Vodafone marketer Lowes: 'I'm a sitting duck'

Katrina Lowes, head of marketing at Vodafone Global Enterprise, revealed the pressures of trying to build a long-term brand while working under the constant threat of short-term budget cutbacks.

Katrina Lowes on stage at Newsworks' Shift conference at the British Museum
Katrina Lowes on stage at Newsworks' Shift conference at the British Museum

Speaking to Newsworks' Shift conference in London today, Lowes explained that brands face the pressure of hitting financial targets while being seduced by marketing services agencies pushing the latest innovation.

"I’m suffering from digital overload," she said, showing a slide summarising 15 different "revolutionary" pitches she had received by email on just two days last week.

"Shiny things don’t hit targets," she explained, saying that what she really looks for in an agency partner is curiousity about her business such as where her revenue comes from and how she measures her sales people.

"Don’t get me wrong," she added. "Innovation in media is really important. But I’ve yet to find the single nirvana that makes up for a good media plan.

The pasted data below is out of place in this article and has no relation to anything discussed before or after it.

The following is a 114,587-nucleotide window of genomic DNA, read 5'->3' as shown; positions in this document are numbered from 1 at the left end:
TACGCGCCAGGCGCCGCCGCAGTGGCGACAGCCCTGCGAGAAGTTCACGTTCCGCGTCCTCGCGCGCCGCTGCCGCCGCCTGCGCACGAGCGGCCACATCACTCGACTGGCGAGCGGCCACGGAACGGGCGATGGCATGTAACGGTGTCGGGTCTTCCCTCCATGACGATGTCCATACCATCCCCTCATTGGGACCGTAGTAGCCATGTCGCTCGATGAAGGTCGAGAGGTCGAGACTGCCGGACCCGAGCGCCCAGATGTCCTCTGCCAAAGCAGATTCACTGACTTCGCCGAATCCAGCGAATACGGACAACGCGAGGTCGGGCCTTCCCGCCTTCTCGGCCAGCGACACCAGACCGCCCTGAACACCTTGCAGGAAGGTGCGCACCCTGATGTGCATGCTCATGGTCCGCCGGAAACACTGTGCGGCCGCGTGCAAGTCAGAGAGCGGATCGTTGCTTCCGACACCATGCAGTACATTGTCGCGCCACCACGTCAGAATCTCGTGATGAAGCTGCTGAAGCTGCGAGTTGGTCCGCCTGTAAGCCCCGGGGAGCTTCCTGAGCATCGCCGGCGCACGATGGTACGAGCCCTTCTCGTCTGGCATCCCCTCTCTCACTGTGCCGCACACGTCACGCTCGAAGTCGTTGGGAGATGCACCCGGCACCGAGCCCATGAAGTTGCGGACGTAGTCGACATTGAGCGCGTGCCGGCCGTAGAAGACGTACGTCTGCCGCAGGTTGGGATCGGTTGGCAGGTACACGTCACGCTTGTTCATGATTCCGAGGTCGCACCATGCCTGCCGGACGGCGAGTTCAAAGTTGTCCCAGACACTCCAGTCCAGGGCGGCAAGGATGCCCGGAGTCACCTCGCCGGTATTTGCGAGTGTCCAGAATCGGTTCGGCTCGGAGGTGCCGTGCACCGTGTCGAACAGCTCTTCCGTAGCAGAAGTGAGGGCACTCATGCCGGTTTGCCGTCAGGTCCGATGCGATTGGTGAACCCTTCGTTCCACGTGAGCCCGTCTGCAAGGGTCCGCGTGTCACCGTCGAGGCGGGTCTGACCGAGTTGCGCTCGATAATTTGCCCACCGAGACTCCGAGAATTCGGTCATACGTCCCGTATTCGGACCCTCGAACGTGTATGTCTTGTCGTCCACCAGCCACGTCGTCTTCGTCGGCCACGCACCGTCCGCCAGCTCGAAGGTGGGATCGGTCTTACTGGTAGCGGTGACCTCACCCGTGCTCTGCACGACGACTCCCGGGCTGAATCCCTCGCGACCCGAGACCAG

"Whenever someone comes through the door really excited about an idea, here are the questions I ask: Who are we targeting? What do we want them to do? How will we measure the impact?

"If you can’t answer one of those three things, whether you’re one of my marketers or one of my agencies, then go away and find out the answers."

Lowes, who has worked in marketing for nearly 30 years, also touched on the compromises that have to be struck when working for a big publicly-listed company such as Vodafone.

"My reality is the short-term nature of building a long-term brand. Every 12 weeks we have to report our results to the City.

"So right now, this is 1 March; I’ve got four weeks left to make a difference to make a difference in my current 12-week period. And the pressure’s on even more right now because it’s the end of our financial year."

"The effects are immediate if we don’t turn in the results that the City is expecting. The share price drops. And when the share price drops the first thing that happens is everybody looks at me and says, ‘we need your marketing budget back next quarter’. We need to keep it against the bottom line just in case we don’t bring in enough sales. But at the same time, they say ‘We’re really sorry because we know you make a big difference’.

"So on one hand, there’s the desire to invest, there’s the understanding that the Vodafone brand is very precious. It’s measurable; it makes a big difference to shareholder value and customer experience.

"On the other hand, I’m a sitting duck because I’m a source of disposable income that can go against short-term incidents."

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